so it went for seven months, through joint session after joint
session, until the legislative clock was about to expire.
Stunned by the Legislature’s arrogance,
term limits advocates turned to the Supreme Judicial Court. In
December 1992 they asked the court to order the Legislature to take
the required vote. The SJC refused. Under the "separation of
powers," it held, it could not compel lawmakers to obey the
On Jan. 4, 1993, the Legislature met in
its final session. No business was transacted. No vote was held.
When the time ran out, the amendment was dead.
Angrier than ever, the term limits
reformers resolved to start all over - only this time with a statute
instead of an amendment. (Proposed statutes can go to the voters
without a legislative vote.) What they devised was an initiative
that technically would not bar an eight-year incumbent from seeking
reelection, but would deny him a spot on the ballot. An incumbent
wanting to stay in office would have to run as a write-in candidate
- and would get no salary if he won. It was a convoluted path to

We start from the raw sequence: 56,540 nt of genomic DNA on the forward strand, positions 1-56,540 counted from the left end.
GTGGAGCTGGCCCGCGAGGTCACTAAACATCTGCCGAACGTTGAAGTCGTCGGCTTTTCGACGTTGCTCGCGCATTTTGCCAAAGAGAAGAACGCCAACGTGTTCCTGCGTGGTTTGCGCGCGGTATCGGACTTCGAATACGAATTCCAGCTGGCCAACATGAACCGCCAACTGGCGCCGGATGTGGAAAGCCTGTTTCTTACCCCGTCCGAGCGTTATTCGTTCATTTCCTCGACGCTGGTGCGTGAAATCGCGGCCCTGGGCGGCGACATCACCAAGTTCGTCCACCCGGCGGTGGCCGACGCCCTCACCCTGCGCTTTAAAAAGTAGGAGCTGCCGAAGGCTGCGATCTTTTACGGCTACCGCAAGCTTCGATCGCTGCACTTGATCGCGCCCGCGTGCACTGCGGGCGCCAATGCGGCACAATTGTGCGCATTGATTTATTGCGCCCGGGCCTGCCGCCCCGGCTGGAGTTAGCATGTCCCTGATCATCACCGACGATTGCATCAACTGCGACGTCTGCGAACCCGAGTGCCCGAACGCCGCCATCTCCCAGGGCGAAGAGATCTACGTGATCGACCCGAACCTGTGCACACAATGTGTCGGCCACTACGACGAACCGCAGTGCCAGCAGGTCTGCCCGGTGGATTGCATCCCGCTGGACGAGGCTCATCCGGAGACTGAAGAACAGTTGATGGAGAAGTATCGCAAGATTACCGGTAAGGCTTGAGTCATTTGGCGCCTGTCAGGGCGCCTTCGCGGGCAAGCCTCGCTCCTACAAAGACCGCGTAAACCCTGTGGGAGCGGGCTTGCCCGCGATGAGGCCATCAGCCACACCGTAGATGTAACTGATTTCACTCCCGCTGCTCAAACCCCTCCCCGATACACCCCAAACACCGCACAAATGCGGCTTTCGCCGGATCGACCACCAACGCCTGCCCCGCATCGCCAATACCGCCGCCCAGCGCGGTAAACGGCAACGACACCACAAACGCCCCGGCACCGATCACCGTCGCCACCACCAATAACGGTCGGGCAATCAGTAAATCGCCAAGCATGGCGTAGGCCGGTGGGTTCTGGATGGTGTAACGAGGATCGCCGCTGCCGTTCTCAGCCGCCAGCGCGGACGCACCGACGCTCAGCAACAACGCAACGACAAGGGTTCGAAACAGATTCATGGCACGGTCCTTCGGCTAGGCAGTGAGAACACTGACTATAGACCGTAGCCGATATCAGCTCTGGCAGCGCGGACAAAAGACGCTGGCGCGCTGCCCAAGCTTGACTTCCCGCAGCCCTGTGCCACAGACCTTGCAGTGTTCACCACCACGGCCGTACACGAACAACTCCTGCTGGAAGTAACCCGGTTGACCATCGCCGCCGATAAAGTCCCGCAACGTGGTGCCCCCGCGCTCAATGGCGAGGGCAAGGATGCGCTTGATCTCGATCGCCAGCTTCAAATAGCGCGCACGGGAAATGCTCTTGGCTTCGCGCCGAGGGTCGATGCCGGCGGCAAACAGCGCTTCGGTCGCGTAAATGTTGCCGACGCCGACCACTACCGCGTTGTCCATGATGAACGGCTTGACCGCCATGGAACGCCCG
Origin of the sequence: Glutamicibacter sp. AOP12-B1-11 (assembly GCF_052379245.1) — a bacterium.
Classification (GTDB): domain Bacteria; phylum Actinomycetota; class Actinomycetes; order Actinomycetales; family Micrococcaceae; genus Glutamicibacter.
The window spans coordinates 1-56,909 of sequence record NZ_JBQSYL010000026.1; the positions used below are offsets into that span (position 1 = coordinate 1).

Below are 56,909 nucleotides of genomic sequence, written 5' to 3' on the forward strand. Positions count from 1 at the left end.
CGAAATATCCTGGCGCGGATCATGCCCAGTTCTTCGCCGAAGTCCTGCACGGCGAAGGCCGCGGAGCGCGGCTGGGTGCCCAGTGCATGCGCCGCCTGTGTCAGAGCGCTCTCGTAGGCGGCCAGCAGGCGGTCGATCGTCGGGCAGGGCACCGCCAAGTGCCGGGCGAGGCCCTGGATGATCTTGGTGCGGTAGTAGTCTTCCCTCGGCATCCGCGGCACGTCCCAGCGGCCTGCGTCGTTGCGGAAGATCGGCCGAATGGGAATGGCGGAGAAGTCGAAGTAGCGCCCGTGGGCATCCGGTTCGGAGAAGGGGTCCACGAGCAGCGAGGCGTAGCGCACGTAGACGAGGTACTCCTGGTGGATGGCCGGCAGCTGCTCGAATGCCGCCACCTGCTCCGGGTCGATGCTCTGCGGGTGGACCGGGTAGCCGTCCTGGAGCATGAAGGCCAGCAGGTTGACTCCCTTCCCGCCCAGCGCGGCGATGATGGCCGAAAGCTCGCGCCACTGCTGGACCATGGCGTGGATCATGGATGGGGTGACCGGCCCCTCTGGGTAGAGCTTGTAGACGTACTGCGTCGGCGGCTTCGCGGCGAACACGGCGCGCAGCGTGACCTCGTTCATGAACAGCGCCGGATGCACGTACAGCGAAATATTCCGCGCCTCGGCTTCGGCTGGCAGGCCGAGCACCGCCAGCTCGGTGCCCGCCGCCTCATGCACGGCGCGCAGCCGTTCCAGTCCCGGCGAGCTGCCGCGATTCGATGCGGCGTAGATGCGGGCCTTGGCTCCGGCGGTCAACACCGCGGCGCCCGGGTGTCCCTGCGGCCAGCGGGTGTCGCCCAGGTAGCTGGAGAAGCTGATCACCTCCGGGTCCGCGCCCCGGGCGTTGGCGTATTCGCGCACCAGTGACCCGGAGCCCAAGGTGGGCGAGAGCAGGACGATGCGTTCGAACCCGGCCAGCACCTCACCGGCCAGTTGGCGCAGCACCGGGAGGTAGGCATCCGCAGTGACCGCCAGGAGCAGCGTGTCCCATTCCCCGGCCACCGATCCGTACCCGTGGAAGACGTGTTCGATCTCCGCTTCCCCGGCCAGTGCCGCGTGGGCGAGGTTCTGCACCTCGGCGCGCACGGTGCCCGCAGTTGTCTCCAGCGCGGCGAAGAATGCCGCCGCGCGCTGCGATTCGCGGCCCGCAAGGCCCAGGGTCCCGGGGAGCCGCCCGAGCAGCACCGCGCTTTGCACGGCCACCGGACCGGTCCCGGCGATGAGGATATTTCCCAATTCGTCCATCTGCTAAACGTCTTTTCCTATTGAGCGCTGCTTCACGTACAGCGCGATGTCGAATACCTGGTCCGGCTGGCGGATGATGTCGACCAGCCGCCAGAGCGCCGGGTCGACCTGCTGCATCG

term limits, but it was the only way to do it without having to
amend the constitution.
Once more, the petitions went out. Once
more, 75,000 signatures had to be collected. Once more, legislators
denounced the initiative in vitriolic terms. (One senator, Stanley
Rosenberg of Amherst, compared term limits advocates to Adolf
Hitler). But in November 1994 the measure finally appeared on the
ballot, becoming law by vote of the people.
There the matter should have ended. But
in Massachusetts, it is not the people who have final say. It is the
One year after the election, a phalanx
of legislators asked the high court to declare the new law
unconstitutional. To ensure the justices’ compliance, the lucrative
bond bill so coveted by Chief Justice Wilkins was put on hold. When
the court heard oral arguments in the case last May, it signaled
loudly and clearly that it was prepared to kill the law. The bond
bill was promptly passed.
Last Friday the SJC mowed the statute
down. It ruled that politicians’ terms can be limited only by
amendment. And if lawmakers "defy the requirements of the
Constitution" by obstructing an amendment? Too bad, said the
justices. Supporters of term limits will just have to live with
When courts refuse to uphold the law,
they become worse than useless. The SJC, long fallen from eminence,
is now just a tool for political hacks. If Oliver Wendell Holmes
could view his successors, he would turn aside in disgust.
Jeff Jacoby is a Globe columnist.
Death of Term Limits—Obituary II
The Wall Street Journal
Thursday, July 17, 1997
Editorial: Tea Time in Massachusetts
(Written by John Fund)
It is a debatable question whether
Massachusetts, the cradle of American liberty, is today governed by
its people or by an arrogant elite that ignores the public’s wishes
and the state’s constitution.
This month, the state’s Supreme Court